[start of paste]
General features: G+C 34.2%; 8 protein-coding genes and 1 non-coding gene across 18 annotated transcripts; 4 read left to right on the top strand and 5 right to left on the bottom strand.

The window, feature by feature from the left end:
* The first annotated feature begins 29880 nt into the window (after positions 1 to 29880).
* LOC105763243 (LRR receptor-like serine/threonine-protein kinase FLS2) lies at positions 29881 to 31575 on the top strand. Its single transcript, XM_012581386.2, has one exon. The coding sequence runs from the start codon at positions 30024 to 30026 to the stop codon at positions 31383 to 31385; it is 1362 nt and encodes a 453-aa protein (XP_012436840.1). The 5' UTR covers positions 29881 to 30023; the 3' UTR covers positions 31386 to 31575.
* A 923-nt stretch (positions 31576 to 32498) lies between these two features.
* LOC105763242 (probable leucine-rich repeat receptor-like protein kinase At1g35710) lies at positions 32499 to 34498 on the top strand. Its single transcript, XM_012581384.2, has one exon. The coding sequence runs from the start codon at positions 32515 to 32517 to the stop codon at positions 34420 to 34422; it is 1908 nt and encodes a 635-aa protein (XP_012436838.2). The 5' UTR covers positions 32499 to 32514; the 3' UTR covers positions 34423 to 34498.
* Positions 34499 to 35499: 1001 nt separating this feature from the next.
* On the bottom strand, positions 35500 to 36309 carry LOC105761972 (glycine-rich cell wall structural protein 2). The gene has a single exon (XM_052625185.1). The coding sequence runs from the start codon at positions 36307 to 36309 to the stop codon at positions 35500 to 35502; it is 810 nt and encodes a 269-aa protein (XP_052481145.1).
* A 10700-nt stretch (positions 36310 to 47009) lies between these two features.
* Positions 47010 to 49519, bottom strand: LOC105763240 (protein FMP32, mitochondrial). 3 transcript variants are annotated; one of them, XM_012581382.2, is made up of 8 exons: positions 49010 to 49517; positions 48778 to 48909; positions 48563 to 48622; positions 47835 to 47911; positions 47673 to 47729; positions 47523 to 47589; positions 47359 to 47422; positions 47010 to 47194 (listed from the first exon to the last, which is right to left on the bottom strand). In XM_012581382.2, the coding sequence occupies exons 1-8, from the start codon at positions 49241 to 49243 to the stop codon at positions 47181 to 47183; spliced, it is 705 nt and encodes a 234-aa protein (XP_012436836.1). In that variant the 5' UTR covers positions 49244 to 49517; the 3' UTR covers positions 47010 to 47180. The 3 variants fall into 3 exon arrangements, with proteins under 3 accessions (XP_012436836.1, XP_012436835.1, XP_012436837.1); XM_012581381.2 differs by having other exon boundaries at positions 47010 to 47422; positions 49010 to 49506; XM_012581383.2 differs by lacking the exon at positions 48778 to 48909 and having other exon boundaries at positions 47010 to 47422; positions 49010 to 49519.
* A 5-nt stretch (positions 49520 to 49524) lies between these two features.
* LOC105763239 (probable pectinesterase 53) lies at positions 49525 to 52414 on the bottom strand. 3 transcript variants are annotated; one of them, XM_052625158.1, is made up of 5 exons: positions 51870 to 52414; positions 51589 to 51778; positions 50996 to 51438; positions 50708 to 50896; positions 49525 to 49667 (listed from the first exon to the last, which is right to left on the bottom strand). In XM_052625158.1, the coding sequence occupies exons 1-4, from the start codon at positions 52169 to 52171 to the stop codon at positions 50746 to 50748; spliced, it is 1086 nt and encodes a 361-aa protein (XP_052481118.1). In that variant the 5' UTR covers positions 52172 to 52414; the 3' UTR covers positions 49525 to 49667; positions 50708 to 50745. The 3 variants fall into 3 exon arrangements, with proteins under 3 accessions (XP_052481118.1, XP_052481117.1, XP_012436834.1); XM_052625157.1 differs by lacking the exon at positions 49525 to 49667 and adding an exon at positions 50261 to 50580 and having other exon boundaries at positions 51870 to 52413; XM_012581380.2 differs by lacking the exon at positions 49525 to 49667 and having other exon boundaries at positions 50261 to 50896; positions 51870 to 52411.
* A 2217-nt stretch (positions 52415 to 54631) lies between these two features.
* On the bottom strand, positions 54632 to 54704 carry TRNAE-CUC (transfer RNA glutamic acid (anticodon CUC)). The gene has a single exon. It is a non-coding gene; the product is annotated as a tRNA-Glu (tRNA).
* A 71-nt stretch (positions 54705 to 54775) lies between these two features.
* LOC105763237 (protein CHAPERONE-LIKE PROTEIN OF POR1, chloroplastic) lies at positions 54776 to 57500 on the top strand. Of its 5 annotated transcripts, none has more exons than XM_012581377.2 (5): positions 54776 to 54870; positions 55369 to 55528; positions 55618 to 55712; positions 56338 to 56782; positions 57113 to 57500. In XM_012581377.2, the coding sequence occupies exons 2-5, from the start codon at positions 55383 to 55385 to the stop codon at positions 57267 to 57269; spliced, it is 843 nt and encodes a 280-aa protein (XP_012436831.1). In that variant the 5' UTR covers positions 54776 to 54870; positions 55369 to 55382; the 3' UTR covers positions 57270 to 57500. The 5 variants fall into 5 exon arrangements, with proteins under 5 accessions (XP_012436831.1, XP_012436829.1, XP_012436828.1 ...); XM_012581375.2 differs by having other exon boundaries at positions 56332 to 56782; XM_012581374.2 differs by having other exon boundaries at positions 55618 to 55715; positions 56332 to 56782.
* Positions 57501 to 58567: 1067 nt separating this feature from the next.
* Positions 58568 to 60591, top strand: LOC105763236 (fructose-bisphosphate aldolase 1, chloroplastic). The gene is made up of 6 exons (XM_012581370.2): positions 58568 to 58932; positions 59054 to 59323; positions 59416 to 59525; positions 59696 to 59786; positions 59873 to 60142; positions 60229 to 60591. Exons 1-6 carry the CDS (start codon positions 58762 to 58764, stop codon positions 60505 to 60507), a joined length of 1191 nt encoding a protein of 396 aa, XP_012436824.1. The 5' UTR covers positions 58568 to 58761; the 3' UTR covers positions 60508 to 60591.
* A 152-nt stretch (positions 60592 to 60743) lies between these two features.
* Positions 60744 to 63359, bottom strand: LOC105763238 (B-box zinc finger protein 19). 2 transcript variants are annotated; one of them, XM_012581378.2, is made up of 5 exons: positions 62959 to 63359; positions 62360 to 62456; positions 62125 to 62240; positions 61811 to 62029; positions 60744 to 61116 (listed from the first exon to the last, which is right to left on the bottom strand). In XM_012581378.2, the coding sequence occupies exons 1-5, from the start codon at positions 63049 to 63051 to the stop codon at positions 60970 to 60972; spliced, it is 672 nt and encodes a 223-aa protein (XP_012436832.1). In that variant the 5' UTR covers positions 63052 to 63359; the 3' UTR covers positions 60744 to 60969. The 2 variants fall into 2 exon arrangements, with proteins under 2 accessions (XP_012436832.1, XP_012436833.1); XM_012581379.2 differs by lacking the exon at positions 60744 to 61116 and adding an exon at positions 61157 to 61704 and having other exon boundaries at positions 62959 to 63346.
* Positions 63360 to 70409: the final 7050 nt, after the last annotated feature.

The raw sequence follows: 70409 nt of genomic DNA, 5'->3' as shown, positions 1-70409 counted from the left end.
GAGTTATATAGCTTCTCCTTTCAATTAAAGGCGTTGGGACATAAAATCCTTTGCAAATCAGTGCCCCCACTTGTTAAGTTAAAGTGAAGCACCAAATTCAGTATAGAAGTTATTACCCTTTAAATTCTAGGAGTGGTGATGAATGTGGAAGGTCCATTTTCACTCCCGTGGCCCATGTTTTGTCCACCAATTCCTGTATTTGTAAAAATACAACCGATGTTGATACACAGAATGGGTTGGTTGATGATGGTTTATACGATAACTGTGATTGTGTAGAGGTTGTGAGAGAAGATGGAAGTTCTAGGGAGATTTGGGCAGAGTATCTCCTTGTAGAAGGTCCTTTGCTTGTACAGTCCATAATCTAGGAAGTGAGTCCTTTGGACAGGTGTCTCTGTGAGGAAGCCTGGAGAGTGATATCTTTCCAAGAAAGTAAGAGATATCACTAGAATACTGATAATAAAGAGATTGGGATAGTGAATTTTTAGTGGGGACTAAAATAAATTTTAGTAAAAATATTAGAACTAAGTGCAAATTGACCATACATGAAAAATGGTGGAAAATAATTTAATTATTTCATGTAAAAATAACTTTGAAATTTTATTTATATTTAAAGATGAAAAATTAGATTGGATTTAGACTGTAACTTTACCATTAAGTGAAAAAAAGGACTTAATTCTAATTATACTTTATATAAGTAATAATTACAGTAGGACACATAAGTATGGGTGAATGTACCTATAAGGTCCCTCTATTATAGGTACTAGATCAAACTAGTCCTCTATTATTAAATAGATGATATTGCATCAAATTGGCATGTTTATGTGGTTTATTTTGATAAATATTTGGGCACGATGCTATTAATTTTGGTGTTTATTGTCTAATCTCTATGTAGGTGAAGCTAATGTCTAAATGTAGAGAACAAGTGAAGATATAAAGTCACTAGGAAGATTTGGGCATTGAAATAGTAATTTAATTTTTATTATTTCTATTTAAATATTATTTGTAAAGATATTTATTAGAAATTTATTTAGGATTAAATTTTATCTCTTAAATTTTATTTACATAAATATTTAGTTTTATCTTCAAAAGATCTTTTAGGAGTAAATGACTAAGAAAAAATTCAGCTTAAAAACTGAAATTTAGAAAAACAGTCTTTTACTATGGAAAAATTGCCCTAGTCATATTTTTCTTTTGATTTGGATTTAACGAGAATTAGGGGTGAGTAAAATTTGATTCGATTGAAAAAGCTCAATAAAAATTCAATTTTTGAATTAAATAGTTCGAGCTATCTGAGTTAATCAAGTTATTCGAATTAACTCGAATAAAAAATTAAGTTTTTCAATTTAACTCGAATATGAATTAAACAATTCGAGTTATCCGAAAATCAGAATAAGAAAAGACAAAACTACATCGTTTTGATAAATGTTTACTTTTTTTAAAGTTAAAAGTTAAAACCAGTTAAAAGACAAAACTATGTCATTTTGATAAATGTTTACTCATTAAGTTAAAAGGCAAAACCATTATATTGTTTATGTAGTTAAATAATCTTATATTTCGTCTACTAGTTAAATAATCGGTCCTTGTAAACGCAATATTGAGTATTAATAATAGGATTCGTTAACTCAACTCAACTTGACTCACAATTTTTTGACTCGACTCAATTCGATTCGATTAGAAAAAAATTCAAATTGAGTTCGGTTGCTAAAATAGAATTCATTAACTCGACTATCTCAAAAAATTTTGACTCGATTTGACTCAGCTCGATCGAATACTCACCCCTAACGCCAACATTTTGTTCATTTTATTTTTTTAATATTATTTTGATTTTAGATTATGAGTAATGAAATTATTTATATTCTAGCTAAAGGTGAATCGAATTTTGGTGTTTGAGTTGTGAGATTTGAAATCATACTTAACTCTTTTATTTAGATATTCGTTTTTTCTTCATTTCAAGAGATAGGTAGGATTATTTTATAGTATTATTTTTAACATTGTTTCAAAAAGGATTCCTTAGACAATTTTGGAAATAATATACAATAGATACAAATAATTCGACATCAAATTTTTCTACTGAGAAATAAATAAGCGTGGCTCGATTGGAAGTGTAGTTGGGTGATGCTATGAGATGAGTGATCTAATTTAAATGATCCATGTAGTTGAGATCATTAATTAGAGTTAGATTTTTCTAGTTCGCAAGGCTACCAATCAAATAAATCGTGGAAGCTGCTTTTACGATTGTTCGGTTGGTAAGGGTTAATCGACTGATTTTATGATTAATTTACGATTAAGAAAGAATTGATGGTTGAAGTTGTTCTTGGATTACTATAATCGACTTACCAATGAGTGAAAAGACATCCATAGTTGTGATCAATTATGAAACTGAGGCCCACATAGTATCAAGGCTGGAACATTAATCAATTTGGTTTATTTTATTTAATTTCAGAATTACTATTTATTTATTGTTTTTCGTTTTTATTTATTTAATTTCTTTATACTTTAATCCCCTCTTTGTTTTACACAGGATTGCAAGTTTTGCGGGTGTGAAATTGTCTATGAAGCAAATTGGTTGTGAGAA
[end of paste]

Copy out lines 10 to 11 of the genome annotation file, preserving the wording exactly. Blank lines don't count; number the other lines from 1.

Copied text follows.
* Positions 47010 to 49519, bottom strand: LOC105763240 (protein FMP32, mitochondrial). 3 transcript variants are annotated; one of them, XM_012581382.2, is made up of 8 exons: positions 49010 to 49517; positions 48778 to 48909; positions 48563 to 48622; positions 47835 to 47911; positions 47673 to 47729; positions 47523 to 47589; positions 47359 to 47422; positions 47010 to 47194 (listed from the first exon to the last, which is right to left on the bottom strand). In XM_012581382.2, the coding sequence occupies exons 1-8, from the start codon at positions 49241 to 49243 to the stop codon at positions 47181 to 47183; spliced, it is 705 nt and encodes a 234-aa protein (XP_012436836.1). In that variant the 5' UTR covers positions 49244 to 49517; the 3' UTR covers positions 47010 to 47180. The 3 variants fall into 3 exon arrangements, with proteins under 3 accessions (XP_012436836.1, XP_012436835.1, XP_012436837.1); XM_012581381.2 differs by having other exon boundaries at positions 47010 to 47422; positions 49010 to 49506; XM_012581383.2 differs by lacking the exon at positions 48778 to 48909 and having other exon boundaries at positions 47010 to 47422; positions 49010 to 49519.
* A 5-nt stretch (positions 49520 to 49524) lies between these two features.